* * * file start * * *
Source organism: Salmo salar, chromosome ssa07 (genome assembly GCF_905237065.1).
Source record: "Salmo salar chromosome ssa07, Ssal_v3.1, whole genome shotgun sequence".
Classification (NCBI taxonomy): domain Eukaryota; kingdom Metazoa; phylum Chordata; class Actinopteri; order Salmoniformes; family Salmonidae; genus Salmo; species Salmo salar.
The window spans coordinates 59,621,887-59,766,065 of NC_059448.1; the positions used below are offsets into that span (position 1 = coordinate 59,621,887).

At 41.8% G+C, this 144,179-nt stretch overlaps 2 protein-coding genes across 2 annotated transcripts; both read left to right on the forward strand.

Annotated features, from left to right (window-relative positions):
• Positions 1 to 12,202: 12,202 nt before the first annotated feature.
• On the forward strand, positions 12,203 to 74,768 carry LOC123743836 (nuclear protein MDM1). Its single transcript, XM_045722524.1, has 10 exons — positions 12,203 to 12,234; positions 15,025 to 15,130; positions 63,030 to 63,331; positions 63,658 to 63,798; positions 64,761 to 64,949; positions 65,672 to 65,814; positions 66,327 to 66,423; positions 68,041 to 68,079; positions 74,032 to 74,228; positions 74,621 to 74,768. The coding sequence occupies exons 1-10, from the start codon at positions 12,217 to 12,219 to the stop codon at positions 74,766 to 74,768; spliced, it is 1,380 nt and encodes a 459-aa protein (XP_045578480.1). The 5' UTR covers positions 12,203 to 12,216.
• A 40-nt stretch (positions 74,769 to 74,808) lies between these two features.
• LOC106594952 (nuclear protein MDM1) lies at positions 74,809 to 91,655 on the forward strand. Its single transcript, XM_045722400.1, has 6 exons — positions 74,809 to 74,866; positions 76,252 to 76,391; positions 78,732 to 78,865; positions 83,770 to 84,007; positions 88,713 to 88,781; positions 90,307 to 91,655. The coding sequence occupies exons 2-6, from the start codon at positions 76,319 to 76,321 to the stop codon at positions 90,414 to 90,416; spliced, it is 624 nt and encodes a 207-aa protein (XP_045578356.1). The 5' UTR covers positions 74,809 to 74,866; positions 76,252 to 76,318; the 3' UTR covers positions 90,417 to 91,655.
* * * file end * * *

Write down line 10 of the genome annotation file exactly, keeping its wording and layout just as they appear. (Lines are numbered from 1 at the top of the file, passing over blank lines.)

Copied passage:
• LOC106594952 (nuclear protein MDM1) lies at positions 74,809 to 91,655 on the forward strand. Its single transcript, XM_045722400.1, has 6 exons — positions 74,809 to 74,866; positions 76,252 to 76,391; positions 78,732 to 78,865; positions 83,770 to 84,007; positions 88,713 to 88,781; positions 90,307 to 91,655. The coding sequence occupies exons 2-6, from the start codon at positions 76,319 to 76,321 to the stop codon at positions 90,414 to 90,416; spliced, it is 624 nt and encodes a 207-aa protein (XP_045578356.1). The 5' UTR covers positions 74,809 to 74,866; positions 76,252 to 76,318; the 3' UTR covers positions 90,417 to 91,655.